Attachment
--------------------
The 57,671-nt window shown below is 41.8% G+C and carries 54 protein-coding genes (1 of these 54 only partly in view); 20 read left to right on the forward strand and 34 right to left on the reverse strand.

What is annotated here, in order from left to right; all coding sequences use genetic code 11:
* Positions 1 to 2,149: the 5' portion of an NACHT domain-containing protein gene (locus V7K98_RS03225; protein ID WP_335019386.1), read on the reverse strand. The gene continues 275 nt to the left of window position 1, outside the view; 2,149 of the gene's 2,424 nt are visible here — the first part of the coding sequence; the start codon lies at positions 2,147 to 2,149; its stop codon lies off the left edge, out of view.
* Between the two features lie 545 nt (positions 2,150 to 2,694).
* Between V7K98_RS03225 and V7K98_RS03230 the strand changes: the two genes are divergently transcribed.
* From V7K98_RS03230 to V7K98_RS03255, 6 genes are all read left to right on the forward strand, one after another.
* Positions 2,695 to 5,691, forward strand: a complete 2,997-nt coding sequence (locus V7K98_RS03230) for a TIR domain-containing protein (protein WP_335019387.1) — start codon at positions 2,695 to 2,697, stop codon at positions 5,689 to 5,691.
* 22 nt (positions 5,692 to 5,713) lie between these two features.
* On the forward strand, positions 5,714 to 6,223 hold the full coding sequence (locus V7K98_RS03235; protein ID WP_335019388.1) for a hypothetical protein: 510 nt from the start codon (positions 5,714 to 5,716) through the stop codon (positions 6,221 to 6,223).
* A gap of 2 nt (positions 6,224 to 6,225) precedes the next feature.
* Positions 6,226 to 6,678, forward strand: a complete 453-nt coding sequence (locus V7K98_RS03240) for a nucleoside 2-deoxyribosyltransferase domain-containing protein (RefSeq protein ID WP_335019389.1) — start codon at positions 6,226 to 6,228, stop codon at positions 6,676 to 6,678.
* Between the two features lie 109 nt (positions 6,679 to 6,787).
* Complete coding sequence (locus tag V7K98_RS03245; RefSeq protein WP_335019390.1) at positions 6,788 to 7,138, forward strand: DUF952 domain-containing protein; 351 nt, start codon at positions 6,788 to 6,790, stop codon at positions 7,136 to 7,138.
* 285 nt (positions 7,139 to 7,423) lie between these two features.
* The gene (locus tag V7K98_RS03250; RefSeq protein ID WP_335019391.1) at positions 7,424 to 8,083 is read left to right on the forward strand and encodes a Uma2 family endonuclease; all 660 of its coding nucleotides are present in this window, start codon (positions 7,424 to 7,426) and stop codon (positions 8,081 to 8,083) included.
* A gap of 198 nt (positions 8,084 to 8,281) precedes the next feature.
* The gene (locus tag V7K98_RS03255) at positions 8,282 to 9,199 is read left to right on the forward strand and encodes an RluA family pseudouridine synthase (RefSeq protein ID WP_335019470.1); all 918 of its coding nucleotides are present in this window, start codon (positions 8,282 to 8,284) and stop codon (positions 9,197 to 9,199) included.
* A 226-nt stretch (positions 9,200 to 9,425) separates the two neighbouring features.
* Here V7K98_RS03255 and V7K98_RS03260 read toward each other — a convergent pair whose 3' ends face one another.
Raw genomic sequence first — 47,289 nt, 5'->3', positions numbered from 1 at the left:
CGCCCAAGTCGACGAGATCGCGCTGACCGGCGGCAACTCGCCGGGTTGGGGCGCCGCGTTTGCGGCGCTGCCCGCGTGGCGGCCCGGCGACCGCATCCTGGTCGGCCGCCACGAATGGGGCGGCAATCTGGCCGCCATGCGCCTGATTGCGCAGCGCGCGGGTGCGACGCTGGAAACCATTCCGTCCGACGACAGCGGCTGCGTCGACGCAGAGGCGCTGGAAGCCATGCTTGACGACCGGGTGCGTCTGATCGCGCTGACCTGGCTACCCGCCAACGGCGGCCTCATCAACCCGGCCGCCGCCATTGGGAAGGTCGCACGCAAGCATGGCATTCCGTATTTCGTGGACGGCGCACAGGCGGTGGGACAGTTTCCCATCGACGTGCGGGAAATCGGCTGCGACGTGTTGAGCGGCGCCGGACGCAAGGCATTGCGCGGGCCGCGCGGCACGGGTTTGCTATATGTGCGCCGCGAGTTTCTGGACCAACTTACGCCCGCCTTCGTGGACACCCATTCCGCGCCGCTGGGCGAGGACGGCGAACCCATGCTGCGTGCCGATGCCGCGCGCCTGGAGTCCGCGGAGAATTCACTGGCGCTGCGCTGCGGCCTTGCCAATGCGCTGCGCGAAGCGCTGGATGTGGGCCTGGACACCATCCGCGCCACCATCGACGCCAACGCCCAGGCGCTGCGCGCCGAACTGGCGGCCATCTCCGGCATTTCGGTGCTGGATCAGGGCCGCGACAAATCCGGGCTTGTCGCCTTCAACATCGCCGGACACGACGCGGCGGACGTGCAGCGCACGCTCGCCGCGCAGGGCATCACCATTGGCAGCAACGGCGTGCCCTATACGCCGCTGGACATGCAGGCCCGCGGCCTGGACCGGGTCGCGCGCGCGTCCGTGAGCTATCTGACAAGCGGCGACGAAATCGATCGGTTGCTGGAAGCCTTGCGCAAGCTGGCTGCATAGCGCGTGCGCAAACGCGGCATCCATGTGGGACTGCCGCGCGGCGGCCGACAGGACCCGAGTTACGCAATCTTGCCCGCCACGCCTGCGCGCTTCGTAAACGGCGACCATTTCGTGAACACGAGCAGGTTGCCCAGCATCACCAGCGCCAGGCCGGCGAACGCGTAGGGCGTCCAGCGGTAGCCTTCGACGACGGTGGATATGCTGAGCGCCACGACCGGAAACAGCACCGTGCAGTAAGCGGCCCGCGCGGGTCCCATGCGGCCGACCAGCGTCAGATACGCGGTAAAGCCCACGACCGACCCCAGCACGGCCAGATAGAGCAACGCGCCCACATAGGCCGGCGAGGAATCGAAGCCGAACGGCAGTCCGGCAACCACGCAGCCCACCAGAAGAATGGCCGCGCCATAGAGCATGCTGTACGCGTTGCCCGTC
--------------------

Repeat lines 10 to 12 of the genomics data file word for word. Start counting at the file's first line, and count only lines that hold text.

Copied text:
* A gap of 2 nt (positions 6,224 to 6,225) precedes the next feature.
* Positions 6,226 to 6,678, forward strand: a complete 453-nt coding sequence (locus V7K98_RS03240) for a nucleoside 2-deoxyribosyltransferase domain-containing protein (RefSeq protein ID WP_335019389.1) — start codon at positions 6,226 to 6,228, stop codon at positions 6,676 to 6,678.
* Between the two features lie 109 nt (positions 6,679 to 6,787).